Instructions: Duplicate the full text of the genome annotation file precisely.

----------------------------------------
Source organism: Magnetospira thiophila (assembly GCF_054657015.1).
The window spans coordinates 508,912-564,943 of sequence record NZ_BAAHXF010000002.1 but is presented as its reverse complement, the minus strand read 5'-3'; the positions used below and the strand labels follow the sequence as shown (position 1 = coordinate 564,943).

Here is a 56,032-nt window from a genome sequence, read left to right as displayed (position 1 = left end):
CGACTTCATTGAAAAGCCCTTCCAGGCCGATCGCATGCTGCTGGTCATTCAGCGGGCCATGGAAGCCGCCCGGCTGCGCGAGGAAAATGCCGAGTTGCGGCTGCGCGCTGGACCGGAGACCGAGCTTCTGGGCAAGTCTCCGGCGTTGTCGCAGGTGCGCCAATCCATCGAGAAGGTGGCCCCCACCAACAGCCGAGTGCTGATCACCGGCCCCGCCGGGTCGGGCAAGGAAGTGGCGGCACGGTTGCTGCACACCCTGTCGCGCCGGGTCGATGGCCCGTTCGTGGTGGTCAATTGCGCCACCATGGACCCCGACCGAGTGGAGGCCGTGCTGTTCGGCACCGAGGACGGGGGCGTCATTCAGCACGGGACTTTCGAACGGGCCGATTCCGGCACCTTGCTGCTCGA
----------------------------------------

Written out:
Source organism: Magnetospira thiophila (assembly GCF_054657015.1).
The window spans coordinates 508,912-564,943 of sequence record NZ_BAAHXF010000002.1 but is presented as its reverse complement, the minus strand read 5'-3'; the positions used below and the strand labels follow the sequence as shown (position 1 = coordinate 564,943).

Here is a 56,032-nt window from a genome sequence, read left to right as displayed (position 1 = left end):
CGACTTCATTGAAAAGCCCTTCCAGGCCGATCGCATGCTGCTGGTCATTCAGCGGGCCATGGAAGCCGCCCGGCTGCGCGAGGAAAATGCCGAGTTGCGGCTGCGCGCTGGACCGGAGACCGAGCTTCTGGGCAAGTCTCCGGCGTTGTCGCAGGTGCGCCAATCCATCGAGAAGGTGGCCCCCACCAACAGCCGAGTGCTGATCACCGGCCCCGCCGGGTCGGGCAAGGAAGTGGCGGCACGGTTGCTGCACACCCTGTCGCGCCGGGTCGATGGCCCGTTCGTGGTGGTCAATTGCGCCACCATGGACCCCGACCGAGTGGAGGCCGTGCTGTTCGGCACCGAGGACGGGGGCGTCATTCAGCACGGGACTTTCGAACGGGCCGATTCCGGCACCTTGCTGCTCGA